The snake is the third largest captured in the state.
An 18-foot Burmese python (Python molurus bivittatus) was removed from the Florida Everglades by the state’s Python Removal Contractors with the Florida Fish and Wildlife Commission. The snake was captured in the Francis S. Taylor Wildlife Management Area of the Everglades and is the third largest snake captured by the FWC, according to Dispatch.com.
Florida Fish and Wildlife Commission
Burmese pythons are an invasive species in Florida.
The FWC noted that as the weather cools, more sightings of the invasive snakes are more than likely as they tend to slow down in the winter months and try and thermoregulate.
In March 2017, district-owned lands were opened up to selected professional python hunters initially in Miami-Dade County. The hunt was later expanded to Palm Beach, Broward and Collier counties. The hunters are paid $8.25 an hour for up to eight hours a day to hunt in the Everglades. The district also offered cash incentives based on the size of the snake (payments of $50 for pythons measuring up to 4 feet and an extra $25 for each foot measured above 4 feet ) as well as $200 for any python nests the hunters come across and eliminate.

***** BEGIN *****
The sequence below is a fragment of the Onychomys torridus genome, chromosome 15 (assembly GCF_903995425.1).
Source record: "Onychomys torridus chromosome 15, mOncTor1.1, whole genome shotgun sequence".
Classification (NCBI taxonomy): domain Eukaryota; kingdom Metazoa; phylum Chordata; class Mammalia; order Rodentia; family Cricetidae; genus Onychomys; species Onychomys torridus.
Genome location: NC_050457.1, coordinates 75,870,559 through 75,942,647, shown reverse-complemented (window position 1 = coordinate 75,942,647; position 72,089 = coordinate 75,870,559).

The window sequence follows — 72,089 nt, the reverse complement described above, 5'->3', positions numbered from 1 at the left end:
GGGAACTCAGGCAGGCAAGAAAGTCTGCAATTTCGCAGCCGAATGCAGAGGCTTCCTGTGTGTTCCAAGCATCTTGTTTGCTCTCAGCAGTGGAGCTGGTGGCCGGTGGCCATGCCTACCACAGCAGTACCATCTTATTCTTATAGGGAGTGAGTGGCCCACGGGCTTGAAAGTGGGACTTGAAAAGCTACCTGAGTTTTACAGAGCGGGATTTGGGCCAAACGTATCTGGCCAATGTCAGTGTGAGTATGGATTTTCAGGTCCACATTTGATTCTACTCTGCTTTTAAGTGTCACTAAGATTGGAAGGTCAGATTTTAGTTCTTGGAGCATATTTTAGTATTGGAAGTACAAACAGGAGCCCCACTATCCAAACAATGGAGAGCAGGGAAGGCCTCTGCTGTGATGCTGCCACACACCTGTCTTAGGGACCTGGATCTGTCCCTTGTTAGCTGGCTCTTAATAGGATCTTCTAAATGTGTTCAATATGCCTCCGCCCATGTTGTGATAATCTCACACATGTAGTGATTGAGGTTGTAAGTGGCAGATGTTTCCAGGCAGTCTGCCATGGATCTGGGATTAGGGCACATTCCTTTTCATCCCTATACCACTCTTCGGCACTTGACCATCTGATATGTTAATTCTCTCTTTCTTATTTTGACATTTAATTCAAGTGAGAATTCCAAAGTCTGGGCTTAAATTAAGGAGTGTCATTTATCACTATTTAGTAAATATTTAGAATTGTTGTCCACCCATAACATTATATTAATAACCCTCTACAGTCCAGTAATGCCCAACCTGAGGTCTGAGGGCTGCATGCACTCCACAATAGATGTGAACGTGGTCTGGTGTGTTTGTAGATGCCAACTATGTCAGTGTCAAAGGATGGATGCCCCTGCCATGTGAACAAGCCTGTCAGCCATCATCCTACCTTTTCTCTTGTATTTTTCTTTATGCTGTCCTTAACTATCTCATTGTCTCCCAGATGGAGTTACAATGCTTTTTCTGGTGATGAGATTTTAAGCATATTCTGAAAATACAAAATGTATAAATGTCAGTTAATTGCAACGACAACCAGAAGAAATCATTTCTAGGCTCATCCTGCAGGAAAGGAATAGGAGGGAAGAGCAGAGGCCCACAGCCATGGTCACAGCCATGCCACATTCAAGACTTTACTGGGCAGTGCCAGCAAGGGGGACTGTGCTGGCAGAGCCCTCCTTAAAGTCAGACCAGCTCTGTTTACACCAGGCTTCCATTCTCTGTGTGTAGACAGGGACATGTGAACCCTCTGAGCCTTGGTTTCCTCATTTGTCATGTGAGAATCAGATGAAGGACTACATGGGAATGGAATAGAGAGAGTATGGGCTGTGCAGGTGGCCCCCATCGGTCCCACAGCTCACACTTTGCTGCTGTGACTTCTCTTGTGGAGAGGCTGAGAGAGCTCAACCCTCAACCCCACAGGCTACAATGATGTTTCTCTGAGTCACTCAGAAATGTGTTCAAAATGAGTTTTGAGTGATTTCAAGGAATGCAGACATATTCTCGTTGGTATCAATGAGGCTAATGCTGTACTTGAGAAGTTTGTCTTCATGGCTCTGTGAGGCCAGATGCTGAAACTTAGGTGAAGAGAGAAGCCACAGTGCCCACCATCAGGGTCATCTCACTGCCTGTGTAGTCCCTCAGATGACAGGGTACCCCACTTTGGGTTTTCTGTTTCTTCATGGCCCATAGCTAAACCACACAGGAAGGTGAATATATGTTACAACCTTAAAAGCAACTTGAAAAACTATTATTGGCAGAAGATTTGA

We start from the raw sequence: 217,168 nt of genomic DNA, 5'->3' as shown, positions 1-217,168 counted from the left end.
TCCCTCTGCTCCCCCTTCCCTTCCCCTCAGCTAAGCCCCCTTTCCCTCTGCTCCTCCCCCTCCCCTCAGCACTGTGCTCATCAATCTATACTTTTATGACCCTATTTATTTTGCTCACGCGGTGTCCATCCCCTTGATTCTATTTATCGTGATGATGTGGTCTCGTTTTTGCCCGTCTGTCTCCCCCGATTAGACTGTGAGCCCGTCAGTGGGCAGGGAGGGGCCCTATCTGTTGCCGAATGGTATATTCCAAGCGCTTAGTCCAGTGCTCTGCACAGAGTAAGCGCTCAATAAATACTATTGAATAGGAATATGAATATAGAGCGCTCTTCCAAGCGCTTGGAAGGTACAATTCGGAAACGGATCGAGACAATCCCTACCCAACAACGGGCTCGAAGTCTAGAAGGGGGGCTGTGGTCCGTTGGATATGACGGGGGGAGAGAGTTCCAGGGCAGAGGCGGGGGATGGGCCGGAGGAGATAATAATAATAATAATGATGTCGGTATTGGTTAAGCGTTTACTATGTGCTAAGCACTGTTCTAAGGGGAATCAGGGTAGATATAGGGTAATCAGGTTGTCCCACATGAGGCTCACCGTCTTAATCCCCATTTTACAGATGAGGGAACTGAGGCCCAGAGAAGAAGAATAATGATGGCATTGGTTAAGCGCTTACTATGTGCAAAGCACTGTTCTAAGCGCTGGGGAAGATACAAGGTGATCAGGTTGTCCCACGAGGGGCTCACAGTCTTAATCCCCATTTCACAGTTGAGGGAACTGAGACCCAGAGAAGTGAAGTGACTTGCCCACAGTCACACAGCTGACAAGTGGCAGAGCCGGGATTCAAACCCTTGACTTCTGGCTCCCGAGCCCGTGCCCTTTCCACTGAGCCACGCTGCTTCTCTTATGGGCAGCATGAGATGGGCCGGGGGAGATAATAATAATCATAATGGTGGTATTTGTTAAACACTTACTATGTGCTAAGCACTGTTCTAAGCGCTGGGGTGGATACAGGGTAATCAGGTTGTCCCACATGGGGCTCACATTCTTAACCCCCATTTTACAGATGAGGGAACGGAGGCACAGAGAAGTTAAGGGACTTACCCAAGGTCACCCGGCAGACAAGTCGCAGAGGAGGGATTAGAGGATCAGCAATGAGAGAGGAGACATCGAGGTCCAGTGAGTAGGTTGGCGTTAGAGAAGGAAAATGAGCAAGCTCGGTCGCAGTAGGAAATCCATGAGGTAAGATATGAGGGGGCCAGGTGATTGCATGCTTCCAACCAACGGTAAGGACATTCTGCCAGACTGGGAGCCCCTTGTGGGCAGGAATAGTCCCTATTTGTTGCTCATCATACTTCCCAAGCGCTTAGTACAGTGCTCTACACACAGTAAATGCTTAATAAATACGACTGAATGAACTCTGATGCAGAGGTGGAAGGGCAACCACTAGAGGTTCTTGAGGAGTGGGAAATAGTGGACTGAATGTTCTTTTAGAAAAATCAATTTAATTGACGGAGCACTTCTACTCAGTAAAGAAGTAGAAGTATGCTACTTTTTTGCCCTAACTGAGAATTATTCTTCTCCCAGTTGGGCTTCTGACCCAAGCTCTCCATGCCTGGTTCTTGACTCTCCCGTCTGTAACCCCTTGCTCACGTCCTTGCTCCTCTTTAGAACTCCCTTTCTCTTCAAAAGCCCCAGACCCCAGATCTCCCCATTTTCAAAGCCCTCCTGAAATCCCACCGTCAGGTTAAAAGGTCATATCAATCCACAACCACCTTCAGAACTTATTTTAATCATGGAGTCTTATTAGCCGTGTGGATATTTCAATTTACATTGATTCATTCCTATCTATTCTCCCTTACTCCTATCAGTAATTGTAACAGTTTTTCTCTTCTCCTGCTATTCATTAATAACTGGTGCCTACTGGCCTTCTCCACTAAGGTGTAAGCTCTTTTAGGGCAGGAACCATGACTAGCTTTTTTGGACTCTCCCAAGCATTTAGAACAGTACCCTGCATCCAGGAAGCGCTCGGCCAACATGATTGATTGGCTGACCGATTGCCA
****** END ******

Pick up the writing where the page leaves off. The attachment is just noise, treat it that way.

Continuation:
The Burmese python is one of many invasive species that are running wild in Florida. The species is well established in the Florida Everglades and authorities are actively trying to reduce their populations. They can grow to more than 20 feet in the wild and weigh more than 200 pounds. Their native range is in Southeast Asia, including Thailand, Vietnam, Indonesia, and Myanmar.